MYTH: Electronic transactions have taken over and hard currency is being used less.
FACT: Electronic transactions make up only 13-percent of retail purchases in the United States and 7.1-percent worldwide. Although the pundits like to point out that trillions of dollars change hands electronically, this includes non-consumer-related transactions such as bank transfers from one account to the other using the Automated Clearing House (ACH). If your paycheck is deposited directly into your account, it is transferred using the ACH system.
In real money, the International Monetary Fund estimates that the U.S. Gross Domestic Product (GDP), the total costs for all goods and services, to be $18,561,934,000,000 ($18.561 trillion). If 13-percent of that is electronic retail purchases, that means that $2,413,051,420,000 ($2.413 trillion) is made not using cash. What about the other $16.1 trillion dollars?
Depending on which report you read, electronic transactions should grow at a rate of 8-10 percent annually. Even if the U.S. GDP is on a pace to grow by only 1.4-percent, adding about $250 billion in electronic transactions will not make a significant dent in the rate of electronic transactions.
Of course, the U.S. are not spending $16 trillion in cash transactions, but both the U.S. Mint and the Bureau of Engraving and Printing are on course for record production years. Year-to-date, the U.S. Mint has produced $870,133,500 in circulating coins (not including half-dollar, dollar, and commemorative coins). For Fiscal Year 2015 (October 2014-September 2015) the BEP produced $166,302,000,000 ($166.302 trillion) in currency (not including $2 notes). Although some of the currency does replace worn notes (the BEP reports that 90-percent of $1 notes replace damaged notes) and a significant portion of the $100 notes are shipped to banks overseas, which represents quite a number of transactions.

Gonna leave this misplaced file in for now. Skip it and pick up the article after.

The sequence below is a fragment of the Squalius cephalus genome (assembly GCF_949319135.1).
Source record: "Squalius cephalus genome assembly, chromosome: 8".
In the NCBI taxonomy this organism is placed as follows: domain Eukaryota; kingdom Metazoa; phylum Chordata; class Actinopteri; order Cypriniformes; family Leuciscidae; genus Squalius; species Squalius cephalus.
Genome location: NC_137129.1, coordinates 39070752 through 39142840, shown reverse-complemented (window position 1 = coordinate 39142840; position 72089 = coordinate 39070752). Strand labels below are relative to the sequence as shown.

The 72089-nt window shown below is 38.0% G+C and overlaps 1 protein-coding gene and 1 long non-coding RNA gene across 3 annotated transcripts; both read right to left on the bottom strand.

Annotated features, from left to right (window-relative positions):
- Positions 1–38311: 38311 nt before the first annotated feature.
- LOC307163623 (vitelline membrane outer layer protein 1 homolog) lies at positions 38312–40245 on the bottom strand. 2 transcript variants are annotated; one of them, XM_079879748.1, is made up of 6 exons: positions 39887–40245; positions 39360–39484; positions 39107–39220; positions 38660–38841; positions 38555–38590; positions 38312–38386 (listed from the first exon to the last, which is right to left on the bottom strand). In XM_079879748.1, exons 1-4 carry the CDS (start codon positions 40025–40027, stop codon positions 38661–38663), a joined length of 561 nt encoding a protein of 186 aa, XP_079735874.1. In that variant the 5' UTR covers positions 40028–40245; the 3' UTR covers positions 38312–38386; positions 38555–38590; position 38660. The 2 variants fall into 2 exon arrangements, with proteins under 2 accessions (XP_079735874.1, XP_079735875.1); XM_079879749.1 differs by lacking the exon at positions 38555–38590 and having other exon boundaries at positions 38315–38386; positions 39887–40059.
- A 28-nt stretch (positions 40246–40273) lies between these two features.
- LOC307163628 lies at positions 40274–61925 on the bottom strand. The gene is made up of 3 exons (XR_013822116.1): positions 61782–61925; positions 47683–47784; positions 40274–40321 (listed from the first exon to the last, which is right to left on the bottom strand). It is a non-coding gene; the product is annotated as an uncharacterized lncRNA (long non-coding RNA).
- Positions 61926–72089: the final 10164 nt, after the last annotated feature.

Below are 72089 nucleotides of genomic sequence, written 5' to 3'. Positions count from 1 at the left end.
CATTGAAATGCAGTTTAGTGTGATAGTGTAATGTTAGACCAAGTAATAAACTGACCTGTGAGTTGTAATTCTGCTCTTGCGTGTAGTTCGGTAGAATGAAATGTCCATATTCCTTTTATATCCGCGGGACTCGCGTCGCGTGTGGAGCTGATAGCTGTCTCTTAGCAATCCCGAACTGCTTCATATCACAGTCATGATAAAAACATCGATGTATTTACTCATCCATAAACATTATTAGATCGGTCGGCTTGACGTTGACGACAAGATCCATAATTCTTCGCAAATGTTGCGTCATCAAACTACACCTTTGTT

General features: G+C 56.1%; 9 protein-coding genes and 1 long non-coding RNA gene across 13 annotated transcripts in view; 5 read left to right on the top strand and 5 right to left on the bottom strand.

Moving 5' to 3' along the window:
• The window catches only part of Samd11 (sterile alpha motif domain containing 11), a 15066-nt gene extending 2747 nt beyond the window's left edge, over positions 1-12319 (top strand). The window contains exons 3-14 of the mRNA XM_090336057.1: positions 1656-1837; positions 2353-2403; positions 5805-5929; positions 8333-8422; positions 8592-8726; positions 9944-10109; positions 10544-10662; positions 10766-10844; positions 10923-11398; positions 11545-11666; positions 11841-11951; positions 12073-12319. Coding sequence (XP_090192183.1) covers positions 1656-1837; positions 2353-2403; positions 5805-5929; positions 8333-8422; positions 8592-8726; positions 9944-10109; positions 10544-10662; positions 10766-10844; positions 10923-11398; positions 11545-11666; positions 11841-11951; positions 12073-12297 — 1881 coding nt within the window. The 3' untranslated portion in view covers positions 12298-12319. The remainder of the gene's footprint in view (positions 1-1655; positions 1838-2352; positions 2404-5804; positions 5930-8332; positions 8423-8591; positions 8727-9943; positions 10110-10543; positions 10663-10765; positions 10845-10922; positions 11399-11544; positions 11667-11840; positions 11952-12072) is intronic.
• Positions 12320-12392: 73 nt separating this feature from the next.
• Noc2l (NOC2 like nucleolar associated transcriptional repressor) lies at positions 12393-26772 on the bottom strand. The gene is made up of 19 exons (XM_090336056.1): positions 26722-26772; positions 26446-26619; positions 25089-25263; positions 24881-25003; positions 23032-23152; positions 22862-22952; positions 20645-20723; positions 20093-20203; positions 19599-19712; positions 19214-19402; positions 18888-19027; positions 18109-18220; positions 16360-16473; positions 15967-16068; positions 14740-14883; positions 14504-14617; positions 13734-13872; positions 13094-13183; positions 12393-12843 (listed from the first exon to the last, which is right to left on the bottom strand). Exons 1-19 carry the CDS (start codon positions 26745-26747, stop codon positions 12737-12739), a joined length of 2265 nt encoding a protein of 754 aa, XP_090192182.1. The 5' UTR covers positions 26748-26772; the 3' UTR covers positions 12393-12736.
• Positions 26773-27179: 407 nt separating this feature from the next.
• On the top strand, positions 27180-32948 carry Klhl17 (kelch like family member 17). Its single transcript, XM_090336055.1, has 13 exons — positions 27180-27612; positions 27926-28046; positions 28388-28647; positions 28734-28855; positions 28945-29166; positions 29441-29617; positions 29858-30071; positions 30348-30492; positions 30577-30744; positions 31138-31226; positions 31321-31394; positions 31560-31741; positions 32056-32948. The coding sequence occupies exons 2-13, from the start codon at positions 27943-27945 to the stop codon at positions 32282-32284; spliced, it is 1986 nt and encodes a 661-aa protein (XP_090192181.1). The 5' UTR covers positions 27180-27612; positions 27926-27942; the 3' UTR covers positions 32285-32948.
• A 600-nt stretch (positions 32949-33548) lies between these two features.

Although electronic payment options make up 13-percent of all cashless transactions you have to remember that this market barely existed a few years ago. Even as banks and large retailers push to increase the number cashless transaction, there are problems that society faces when moving to a cashless retail system. The biggest problem is one of scale. The United States makes more money, spends more money, trades more money, and has more economic impact than any other country in the world. It is the world’s single largest economy with a strong capitalistic culture where most of the commerce is done with small businesses. Amongst all business, 55-percent of retail merchants are cash-only enterprises. They are too small to consider paying the 3-to-5 percent fees for using a credit card, known as the “swipe fee.” Of those that do take credit cards, at least 36-percent require a minimum purchase.
MYTH: The sharing economy is turning the economic world upside down changing the way we will pay for goods and services.
FACT: Human beings have been sharing and trading goods and services from the dawn of time. You killed an ox and have the hide left over. I have a lot of fruit I picked that I cannot eat. I will give you an amount of fruit and you give me the hide. Money was created as a medium of exchange when I did not want your fruit but wanted some of the goods someone else had. It was the pre-historic version of the three-way trade.
Some of us grew up trading. I remember trading a Mickey Mantle baseball card for a Jerry Koosman and two Donn Clendenon cards —one from Houston and the other from Montreal, just after the Mets traded for Clendenon. I thought I gave the kid a deal because 1969 turned out to be Mantle ’s last year.